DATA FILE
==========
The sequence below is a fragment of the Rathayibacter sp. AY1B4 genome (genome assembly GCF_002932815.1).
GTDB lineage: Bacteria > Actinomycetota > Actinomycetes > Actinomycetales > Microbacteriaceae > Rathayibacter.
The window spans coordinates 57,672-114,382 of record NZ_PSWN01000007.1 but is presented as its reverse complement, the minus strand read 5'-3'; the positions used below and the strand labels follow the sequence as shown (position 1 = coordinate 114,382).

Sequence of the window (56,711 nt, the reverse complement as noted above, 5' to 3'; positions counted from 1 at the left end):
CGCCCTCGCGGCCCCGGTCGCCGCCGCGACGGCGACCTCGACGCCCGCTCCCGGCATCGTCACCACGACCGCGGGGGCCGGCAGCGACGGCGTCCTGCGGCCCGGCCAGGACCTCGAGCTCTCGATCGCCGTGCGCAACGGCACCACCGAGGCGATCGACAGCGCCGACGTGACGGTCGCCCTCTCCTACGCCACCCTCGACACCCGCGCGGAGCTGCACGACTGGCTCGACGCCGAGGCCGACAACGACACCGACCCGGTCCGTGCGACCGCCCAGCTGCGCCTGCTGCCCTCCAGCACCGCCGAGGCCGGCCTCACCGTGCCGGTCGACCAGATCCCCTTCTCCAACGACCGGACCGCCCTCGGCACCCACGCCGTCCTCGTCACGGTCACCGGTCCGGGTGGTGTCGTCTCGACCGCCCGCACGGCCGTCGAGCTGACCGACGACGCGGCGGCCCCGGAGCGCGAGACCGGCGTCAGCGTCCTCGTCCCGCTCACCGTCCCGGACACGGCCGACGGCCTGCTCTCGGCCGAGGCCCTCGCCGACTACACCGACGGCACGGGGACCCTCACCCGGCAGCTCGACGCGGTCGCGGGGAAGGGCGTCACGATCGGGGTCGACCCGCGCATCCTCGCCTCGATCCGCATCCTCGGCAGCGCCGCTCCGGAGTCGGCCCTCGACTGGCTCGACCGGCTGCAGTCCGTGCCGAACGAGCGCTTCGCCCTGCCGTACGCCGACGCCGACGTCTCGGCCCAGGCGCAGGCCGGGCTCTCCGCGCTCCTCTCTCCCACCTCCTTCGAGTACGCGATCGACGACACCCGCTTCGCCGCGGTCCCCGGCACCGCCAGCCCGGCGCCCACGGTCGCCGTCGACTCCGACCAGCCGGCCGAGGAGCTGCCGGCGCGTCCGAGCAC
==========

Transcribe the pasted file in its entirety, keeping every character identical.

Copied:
The sequence below is a fragment of the Rathayibacter sp. AY1B4 genome (genome assembly GCF_002932815.1).
GTDB lineage: Bacteria > Actinomycetota > Actinomycetes > Actinomycetales > Microbacteriaceae > Rathayibacter.
The window spans coordinates 57,672-114,382 of record NZ_PSWN01000007.1 but is presented as its reverse complement, the minus strand read 5'-3'; the positions used below and the strand labels follow the sequence as shown (position 1 = coordinate 114,382).

Sequence of the window (56,711 nt, the reverse complement as noted above, 5' to 3'; positions counted from 1 at the left end):
CGCCCTCGCGGCCCCGGTCGCCGCCGCGACGGCGACCTCGACGCCCGCTCCCGGCATCGTCACCACGACCGCGGGGGCCGGCAGCGACGGCGTCCTGCGGCCCGGCCAGGACCTCGAGCTCTCGATCGCCGTGCGCAACGGCACCACCGAGGCGATCGACAGCGCCGACGTGACGGTCGCCCTCTCCTACGCCACCCTCGACACCCGCGCGGAGCTGCACGACTGGCTCGACGCCGAGGCCGACAACGACACCGACCCGGTCCGTGCGACCGCCCAGCTGCGCCTGCTGCCCTCCAGCACCGCCGAGGCCGGCCTCACCGTGCCGGTCGACCAGATCCCCTTCTCCAACGACCGGACCGCCCTCGGCACCCACGCCGTCCTCGTCACGGTCACCGGTCCGGGTGGTGTCGTCTCGACCGCCCGCACGGCCGTCGAGCTGACCGACGACGCGGCGGCCCCGGAGCGCGAGACCGGCGTCAGCGTCCTCGTCCCGCTCACCGTCCCGGACACGGCCGACGGCCTGCTCTCGGCCGAGGCCCTCGCCGACTACACCGACGGCACGGGGACCCTCACCCGGCAGCTCGACGCGGTCGCGGGGAAGGGCGTCACGATCGGGGTCGACCCGCGCATCCTCGCCTCGATCCGCATCCTCGGCAGCGCCGCTCCGGAGTCGGCCCTCGACTGGCTCGACCGGCTGCAGTCCGTGCCGAACGAGCGCTTCGCCCTGCCGTACGCCGACGCCGACGTCTCGGCCCAGGCGCAGGCCGGGCTCTCCGCGCTCCTCTCTCCCACCTCCTTCGAGTACGCGATCGACGACACCCGCTTCGCCGCGGTCCCCGGCACCGCCAGCCCGGCGCCCACGGTCGCCGTCGACTCCGACCAGCCGGCCGAGGAGCTGCCGGCGCGTCCGAGCAC